Throughout the entirety of 2016, Punk has been celebrating its fortieth anniversary in the UK with extensive cultural events paying homage to the transformative movement. Paired to coincide with the timely nature of this important tribute, The Salon welcomes acclaimed documentary photographer, Dennis Morris as he signs copies of his book The Bollocks: A Photo Essay of the Sex Pistols, with prints from the book proudly on display.
About The Bollocks, words by Dennis Morris
The 70s was a dismal period in England: high unemployment, unions out of control, the economy on a massive decline, England had lost its way.
We wanted to change everything, we wanted a piece of the pie, we wanted our own heroes. The Sex Pistols filled this role, four faces of the New British Youth, brash and ready. Ready to take no prisoners, ready to kick down the door of Establishment, ready to fulfill the dream. From the first time I met them, Johnny Rotten, Sid Vicious, Steve Jones and Paul Cook, I knew they meant it! 77 was the year, one long, short, chaotic, mad, amazing roller coaster year. The hysteria, the hatred, the backlash from the media and the Establishment came because the band, these four individuals, had the nerve to challenge the very things British society has built as standard. They mocked the Royal Family (“God Save the Queen”), they mocked the Establishment order of fun (“Holidays in the Sun”). The youths identified, the youths wanted to destroy, to destroy and rebuild. The Sex Pistols sparked the largest musical rock revolution in history and started the punk movement..Their extreme music sense, fashion style and their punk spirit still today influence society and artists from a broad range of fields including music, fashion, film, art …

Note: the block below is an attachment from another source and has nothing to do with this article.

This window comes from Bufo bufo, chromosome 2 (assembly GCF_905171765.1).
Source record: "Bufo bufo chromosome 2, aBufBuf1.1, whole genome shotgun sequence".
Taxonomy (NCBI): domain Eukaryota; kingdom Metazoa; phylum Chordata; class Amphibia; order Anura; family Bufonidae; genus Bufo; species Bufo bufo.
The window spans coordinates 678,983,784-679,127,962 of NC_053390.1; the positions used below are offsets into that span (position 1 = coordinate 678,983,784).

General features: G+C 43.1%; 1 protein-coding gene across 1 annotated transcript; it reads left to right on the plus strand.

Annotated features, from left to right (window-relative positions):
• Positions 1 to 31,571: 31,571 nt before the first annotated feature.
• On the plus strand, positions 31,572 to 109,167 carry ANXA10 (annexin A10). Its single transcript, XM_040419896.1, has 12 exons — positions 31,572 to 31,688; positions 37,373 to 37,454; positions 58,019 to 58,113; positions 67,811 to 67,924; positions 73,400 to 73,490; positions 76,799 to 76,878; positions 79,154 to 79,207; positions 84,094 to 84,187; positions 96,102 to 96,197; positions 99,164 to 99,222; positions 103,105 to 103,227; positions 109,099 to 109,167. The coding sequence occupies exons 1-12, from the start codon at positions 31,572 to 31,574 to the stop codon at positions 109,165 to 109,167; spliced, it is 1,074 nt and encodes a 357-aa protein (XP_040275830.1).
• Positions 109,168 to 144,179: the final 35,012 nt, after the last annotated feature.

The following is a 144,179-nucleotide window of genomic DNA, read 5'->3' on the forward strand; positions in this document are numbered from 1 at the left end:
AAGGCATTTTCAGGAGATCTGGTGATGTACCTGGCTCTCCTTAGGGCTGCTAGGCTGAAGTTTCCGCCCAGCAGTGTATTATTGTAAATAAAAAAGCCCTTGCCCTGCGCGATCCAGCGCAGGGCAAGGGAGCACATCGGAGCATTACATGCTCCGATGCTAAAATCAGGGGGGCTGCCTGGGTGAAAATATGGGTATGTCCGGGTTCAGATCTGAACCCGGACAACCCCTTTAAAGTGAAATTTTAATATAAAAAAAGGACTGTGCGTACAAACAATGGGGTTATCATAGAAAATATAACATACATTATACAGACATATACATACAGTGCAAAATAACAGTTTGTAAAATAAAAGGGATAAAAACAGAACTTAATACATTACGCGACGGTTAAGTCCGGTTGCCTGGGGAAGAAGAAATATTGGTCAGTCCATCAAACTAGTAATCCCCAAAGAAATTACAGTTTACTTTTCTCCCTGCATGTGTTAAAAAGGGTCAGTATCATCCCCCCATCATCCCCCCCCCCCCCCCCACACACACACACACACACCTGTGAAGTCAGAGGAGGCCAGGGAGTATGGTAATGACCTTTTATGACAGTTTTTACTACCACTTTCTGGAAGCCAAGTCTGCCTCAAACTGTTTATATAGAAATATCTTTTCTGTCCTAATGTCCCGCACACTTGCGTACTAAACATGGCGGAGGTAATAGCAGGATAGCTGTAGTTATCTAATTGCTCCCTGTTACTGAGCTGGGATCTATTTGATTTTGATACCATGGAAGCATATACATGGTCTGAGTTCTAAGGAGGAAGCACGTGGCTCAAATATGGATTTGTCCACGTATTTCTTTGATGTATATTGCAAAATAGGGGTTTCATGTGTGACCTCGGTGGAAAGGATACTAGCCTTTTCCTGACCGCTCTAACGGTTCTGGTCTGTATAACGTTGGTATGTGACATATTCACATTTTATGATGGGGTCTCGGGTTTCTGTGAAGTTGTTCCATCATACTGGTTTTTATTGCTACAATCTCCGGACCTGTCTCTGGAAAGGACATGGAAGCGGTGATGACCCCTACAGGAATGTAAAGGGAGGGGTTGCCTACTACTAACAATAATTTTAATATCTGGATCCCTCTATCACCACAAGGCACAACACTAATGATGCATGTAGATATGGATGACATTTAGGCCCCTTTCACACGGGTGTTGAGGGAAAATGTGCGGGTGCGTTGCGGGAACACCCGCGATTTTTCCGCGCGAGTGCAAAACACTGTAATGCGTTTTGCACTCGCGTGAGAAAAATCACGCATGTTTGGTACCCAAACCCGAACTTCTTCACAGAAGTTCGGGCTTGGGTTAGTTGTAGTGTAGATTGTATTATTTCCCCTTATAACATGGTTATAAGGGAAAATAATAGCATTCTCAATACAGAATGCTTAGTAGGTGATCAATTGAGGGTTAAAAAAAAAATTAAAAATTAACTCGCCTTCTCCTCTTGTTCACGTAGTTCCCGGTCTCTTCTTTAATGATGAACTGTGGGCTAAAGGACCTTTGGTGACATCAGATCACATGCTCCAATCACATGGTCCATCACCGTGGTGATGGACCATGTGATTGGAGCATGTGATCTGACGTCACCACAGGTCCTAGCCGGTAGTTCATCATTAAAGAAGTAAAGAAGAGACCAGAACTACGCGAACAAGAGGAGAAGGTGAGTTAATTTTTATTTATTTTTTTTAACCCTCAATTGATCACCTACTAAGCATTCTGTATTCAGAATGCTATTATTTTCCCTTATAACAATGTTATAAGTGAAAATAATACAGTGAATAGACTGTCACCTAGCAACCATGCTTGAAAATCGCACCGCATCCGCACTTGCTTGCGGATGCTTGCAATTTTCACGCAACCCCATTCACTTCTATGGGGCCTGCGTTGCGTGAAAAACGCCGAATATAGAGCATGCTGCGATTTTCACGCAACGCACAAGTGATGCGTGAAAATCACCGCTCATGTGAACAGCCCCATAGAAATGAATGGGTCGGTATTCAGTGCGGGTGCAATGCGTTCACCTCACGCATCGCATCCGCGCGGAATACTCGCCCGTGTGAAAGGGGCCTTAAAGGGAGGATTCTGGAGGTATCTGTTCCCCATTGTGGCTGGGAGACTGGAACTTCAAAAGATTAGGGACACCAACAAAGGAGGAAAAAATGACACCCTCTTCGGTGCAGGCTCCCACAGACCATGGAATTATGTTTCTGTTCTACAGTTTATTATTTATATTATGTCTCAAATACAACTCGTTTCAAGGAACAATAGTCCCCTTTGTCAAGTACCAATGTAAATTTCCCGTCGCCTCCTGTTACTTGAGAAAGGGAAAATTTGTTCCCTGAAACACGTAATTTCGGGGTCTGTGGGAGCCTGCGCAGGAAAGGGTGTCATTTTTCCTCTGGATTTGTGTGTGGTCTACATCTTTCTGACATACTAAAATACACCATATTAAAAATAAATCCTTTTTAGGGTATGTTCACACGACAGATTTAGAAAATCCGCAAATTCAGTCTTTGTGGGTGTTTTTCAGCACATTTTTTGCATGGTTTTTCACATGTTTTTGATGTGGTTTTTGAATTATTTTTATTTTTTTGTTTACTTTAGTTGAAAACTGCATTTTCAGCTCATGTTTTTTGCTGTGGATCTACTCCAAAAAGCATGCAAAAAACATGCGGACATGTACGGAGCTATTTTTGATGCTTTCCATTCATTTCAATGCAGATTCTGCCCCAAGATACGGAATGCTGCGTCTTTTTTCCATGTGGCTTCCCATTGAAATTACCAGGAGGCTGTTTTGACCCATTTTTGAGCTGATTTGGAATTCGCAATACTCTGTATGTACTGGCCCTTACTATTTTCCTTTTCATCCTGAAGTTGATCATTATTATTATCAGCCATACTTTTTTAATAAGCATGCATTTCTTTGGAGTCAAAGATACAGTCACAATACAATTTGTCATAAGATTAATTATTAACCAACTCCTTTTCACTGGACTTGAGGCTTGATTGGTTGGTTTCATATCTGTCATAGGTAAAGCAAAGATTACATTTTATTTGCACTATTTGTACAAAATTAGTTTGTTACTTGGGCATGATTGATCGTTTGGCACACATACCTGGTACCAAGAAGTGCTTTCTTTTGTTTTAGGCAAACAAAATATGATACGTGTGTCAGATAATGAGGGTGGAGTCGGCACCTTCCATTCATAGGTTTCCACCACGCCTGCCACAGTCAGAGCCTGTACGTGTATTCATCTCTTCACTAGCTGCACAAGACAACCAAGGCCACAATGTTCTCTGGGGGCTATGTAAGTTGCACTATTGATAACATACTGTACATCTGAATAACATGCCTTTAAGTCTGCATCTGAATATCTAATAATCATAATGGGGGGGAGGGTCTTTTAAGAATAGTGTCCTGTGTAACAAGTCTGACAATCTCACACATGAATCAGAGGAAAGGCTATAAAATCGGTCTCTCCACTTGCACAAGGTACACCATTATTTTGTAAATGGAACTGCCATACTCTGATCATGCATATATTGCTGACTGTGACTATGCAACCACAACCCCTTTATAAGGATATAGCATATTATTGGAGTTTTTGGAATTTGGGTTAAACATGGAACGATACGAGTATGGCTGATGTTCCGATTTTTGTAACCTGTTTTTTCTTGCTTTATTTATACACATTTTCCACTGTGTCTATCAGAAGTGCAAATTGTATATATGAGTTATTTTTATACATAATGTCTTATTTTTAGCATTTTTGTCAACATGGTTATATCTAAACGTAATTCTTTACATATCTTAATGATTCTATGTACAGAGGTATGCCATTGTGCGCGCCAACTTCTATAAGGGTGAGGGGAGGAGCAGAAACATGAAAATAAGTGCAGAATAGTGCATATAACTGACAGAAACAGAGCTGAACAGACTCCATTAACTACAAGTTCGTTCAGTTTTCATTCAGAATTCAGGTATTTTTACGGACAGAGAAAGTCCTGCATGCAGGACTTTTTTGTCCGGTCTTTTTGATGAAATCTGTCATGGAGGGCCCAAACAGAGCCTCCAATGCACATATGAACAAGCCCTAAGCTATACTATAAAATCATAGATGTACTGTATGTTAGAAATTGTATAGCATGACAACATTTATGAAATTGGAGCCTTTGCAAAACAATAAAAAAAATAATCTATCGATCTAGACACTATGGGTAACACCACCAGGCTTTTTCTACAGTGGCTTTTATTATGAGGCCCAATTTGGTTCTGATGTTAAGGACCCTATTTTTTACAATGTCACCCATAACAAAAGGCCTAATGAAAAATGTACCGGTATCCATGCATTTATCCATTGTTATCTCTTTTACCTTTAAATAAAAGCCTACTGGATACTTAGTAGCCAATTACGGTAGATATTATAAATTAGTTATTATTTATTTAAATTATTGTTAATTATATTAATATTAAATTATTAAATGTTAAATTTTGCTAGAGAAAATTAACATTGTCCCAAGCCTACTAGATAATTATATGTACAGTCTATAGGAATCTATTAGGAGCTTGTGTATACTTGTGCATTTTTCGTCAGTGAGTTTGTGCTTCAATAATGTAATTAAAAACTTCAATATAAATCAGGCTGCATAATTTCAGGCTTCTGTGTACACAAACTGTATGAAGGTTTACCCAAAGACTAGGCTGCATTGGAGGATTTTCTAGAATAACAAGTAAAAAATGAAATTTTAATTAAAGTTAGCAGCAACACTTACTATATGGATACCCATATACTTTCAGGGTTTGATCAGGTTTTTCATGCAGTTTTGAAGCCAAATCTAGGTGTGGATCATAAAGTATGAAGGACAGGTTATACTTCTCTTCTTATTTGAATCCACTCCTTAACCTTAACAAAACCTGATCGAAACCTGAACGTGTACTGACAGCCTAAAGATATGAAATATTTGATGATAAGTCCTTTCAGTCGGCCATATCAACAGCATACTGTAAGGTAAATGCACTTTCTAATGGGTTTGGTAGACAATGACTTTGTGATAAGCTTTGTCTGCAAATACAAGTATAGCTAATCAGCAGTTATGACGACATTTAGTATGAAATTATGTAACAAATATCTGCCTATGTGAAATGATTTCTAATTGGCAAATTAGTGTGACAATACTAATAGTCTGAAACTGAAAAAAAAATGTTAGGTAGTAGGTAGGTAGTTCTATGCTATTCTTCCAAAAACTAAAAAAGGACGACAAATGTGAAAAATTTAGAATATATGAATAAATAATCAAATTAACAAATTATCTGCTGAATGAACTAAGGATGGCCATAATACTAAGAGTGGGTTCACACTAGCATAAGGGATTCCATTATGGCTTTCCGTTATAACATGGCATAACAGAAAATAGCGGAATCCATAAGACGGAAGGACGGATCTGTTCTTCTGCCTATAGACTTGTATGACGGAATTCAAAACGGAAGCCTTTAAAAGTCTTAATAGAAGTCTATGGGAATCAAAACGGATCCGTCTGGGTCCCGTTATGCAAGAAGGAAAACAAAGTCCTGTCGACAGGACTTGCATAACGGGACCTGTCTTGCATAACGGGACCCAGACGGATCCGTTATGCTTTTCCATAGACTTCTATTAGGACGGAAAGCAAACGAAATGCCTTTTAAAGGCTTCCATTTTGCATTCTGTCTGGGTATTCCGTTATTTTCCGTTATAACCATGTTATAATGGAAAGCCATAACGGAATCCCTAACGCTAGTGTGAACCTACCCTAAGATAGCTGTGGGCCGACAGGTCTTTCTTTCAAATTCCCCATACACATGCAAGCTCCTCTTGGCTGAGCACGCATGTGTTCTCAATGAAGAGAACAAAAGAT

About Dennis Morris
Dennis Morris started his career at an early age. He was 11 years old when one of his photographs was printed on the front page of the Daily Mirror. Accustomed to raising money for films and camera parts by taking photos of christenings and birthday parties, Dennis was suddenly on to something; his hobby and all-consuming passion could be done for a living.
It was whilst bunking off school to wait for Bob Marley to arrive for sound check at the Speak Easy Club on Margaret Street, that Dennis's music photography career really began. Marley, quite taken with the young teenager who was waiting for him, invited Dennis to come along and take pictures on the remainder of the tour. Running home to Dalston, Dennis packed his bag and jumped on the bus. His photographs of Marley and The Wailers became famous the world over, appearing on the cover of Time Out and Melody Maker before Dennis had even turned 17.
It was Dennis's photos of Marley that caught the eye of the young Johnny Rotten. Rotten, a massive reggae fan,had long admired Dennis's work and requested that he take the first official shots of the Sex Pistols upon signing to Virgin Records. Still in his teens, Dennis was the same age as the Pistols and they soon learned to trust him completely, allowing him unrestricted access to their strange and chaotic existence. For a year, Dennis trailed the band, taking hundreds of undisputed classic shots of the band. The only photographer to put the Sex Pistols fully at ease in front of the lens, Dennis's work with the band established, not only their public image, but also Dennis's position as one of the most exciting and striking music photographers in the country.
Dennis currently resides primarily in Los Angeles. For more information on Dennis please visit http://www.dennismorris.com